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Posted on Tue, Jun 12, 2012 : 5:47 a.m.

Saline officials select Larry Hrinik as new police chief

By Katrease Stafford

Saline City Council voted unanimously during a special meeting Monday to select retired police Chief Larry R. Hrinik of Davison Township as its new police chief.

With a unanimous vote, the council approved a motion to make Hrinik a conditional offer of employment contingent upon satisfactory completion of a background check, physical and drug screen, and a contract negotiation.

City Manager Todd Campbell said he would contact Hrinik later Monday night to inform him of the council’s decision.

Campbell said it’s too early to know of a possible start date but the goal is between 30 to 45 days from now.

The search for a new police chief began last November after longtime chief Paul Bunten announced his plans to retire. Bunten retired Jan. 16, 2012.

Campbell said the city initially received 47 applications for the job. The hiring committee comprised of Mayor Gretchen Driskell, Council Member David Rhoads, Mayor Pro-Tem Brian Marl, Campbell and Chelsea police chief Ed Toth narrowed them down.

The pool of three finalists dropped to two last week when Capt. Gerard S. Schlerinck of Troy decided to accept a position as Milan’s chief of police.

Marl said while he believes both Hrinik and finalist David C. Northrop II of Sturgis are accomplished individuals, Hrinik was the best choice for the job.

“I believe beyond a reasonable doubt that Larry Hrinik should be the next chief of police for the city of Saline,” Marl said. “I observed in Larry qualities that I think would serve him well in Saline.”

Both candidates were interviewed Saturday by the council. Marl said that, during the interview, Hrinik spoke about relationship building and mentoring— which will be key components to his success.

“It’s a great testament to being a leader, to mentoring and recruiting people to one day take over position and assume your role,” Marl said. “Larry is the only individual with a proven track record of successfully integrating himself into a new community, which he did in Davison Township.”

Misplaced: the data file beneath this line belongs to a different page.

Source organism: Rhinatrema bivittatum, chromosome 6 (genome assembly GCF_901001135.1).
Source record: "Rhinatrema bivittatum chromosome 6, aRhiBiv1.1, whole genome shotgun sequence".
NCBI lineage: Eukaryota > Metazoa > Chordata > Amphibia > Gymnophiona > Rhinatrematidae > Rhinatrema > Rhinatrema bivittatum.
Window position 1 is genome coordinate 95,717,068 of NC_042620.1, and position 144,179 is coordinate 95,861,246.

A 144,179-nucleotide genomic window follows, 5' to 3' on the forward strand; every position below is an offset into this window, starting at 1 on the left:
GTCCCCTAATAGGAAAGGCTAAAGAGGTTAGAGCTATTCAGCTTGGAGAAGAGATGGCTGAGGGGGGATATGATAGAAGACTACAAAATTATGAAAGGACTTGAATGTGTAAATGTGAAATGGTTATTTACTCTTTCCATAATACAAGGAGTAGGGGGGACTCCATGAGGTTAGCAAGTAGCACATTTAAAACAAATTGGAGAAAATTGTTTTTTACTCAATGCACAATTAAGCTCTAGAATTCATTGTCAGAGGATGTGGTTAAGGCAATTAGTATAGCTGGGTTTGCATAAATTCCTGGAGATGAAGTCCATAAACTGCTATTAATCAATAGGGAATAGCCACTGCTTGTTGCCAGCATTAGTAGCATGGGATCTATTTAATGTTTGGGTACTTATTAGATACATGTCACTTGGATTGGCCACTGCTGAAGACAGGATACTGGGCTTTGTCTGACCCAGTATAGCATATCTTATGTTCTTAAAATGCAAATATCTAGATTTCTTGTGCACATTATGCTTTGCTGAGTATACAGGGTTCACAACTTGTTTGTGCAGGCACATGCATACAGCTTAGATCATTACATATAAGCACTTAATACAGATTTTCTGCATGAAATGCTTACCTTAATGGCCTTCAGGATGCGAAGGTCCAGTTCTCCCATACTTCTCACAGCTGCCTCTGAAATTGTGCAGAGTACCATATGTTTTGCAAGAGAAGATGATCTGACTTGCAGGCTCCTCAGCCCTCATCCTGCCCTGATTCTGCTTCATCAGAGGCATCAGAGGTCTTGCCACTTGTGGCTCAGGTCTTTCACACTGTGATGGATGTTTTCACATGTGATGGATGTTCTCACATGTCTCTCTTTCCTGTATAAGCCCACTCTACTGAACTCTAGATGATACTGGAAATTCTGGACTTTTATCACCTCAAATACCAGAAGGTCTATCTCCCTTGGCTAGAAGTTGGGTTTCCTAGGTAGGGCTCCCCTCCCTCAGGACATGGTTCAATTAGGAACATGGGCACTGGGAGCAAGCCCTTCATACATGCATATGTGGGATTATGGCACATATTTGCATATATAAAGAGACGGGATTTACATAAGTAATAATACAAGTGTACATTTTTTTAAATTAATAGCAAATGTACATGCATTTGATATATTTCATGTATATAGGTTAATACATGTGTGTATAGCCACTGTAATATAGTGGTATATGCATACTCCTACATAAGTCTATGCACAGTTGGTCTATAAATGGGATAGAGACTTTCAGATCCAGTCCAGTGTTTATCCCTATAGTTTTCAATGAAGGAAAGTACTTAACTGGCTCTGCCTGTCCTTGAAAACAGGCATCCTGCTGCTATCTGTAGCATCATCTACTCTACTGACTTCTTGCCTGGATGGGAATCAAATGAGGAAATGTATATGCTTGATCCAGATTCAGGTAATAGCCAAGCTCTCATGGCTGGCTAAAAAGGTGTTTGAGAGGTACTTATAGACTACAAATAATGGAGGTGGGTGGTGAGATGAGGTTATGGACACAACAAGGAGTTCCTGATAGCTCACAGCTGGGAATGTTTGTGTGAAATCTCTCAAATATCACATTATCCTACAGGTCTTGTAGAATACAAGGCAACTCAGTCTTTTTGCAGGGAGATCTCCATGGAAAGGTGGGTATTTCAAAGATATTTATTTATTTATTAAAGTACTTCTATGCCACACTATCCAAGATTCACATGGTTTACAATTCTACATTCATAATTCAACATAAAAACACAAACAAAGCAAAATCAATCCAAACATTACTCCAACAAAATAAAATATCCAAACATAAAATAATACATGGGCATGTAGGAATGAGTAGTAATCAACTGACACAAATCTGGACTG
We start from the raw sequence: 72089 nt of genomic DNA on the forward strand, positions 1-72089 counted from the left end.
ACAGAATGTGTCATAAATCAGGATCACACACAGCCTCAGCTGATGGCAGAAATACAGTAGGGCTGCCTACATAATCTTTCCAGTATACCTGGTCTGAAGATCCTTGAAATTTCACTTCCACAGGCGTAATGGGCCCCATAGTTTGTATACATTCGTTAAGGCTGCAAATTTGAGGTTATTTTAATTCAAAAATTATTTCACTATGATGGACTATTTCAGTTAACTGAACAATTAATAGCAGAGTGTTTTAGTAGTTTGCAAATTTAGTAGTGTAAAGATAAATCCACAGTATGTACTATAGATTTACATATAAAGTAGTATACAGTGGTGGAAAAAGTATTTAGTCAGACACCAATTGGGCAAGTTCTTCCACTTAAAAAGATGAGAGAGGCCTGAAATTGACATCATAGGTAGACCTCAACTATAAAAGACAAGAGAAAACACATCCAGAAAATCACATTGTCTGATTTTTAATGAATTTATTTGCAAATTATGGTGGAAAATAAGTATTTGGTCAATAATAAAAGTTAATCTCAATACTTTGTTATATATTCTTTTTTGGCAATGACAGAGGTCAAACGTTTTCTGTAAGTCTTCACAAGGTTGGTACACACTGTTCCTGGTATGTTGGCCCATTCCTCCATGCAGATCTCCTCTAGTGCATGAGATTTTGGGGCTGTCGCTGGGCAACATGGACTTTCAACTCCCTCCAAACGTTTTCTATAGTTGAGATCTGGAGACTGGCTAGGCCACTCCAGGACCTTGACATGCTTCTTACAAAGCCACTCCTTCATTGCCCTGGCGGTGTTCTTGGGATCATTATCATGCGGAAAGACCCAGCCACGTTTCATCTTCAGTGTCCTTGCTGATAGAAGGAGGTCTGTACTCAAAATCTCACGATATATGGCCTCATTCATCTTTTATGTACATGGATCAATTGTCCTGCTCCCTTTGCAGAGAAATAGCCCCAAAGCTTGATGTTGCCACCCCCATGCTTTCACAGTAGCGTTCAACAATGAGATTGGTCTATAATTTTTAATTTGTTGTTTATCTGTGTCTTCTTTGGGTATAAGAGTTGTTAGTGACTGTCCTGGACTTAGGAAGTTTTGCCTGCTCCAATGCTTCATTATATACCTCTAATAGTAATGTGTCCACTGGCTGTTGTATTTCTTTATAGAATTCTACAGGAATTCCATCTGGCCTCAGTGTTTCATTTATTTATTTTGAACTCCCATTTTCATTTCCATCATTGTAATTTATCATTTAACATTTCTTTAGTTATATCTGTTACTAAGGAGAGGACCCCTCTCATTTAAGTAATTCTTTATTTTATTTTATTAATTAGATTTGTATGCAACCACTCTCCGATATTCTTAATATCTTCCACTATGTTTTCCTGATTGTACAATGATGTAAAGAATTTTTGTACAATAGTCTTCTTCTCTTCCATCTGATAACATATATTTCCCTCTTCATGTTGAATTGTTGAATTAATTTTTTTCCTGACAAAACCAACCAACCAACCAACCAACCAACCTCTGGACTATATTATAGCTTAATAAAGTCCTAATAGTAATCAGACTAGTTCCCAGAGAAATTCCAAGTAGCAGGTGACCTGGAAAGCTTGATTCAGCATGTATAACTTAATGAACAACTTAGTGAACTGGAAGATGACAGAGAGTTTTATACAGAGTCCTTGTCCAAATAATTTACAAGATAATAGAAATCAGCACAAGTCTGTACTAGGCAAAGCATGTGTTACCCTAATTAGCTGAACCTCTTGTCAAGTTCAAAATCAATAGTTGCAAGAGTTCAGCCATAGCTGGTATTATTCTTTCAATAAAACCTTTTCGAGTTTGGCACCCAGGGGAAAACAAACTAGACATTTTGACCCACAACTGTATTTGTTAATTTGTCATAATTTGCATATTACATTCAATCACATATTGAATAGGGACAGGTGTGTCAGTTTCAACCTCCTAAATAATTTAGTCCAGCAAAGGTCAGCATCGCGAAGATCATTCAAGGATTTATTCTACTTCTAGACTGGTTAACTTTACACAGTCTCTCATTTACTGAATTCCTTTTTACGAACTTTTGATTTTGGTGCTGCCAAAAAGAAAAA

Hrinik, who has 37 years of law enforcement experience, served as police chief in Davison from September 1993 to February 2012. Before that he was a police officer for 11 years and a sergeant for eight in the Buena Vista Township Police Department near Saginaw.

In addition to serving in law enforcement, Hrinik lectures at the University of Michigan- Flint.

Rhoads voted in favor of Hrinik because he believes his personality is one that Saline citizens would be more comfortable with.

Council member Linda TerHaar said several of the answers Hrinik gave during his Saturday interview reinforced her decision.

“When he talked about his priorities for the first six months on the job, the first thing he talked about was looking around and seeing the community and the department and how things worked,” TerHaar said.


Dog Guy

Tue, Jun 12, 2012 : 5:05 p.m.

Give us some phonetic help on this one, please. Is the "H" silent? Should one just clear the throat?


Tue, Jun 12, 2012 : 4:10 p.m.

Best of Luck to the new Chief!


Tue, Jun 12, 2012 : 11:44 a.m.

Why retire just to get another job? I know you can retire from public service - but why leave Davison?

da' shark

Tue, Jun 12, 2012 : 7:29 p.m.

@cheef16: or how about someone who also wants to be a leader and turn a few things around. Have you looked at the new Chief's experience? How many newcomers are going to sport those types of qualifications? Are you in law enforcement? Think you can do that job effectively with a few years under your belt?


Tue, Jun 12, 2012 : 1:24 p.m.

The answer is simple: so you can double-dip the system and earn a nice salary at the same time that you draw a nice pension. Add in the healthy vacation/sick day buyout that a lot of public sector folks get at retirement and there's a chance that you can be paid three times for a single day's work. I'm not saying those benefits from the previous job weren't earned, just demonstrating how they can be leveraged by someone whose willing to continue working beyond "retirement."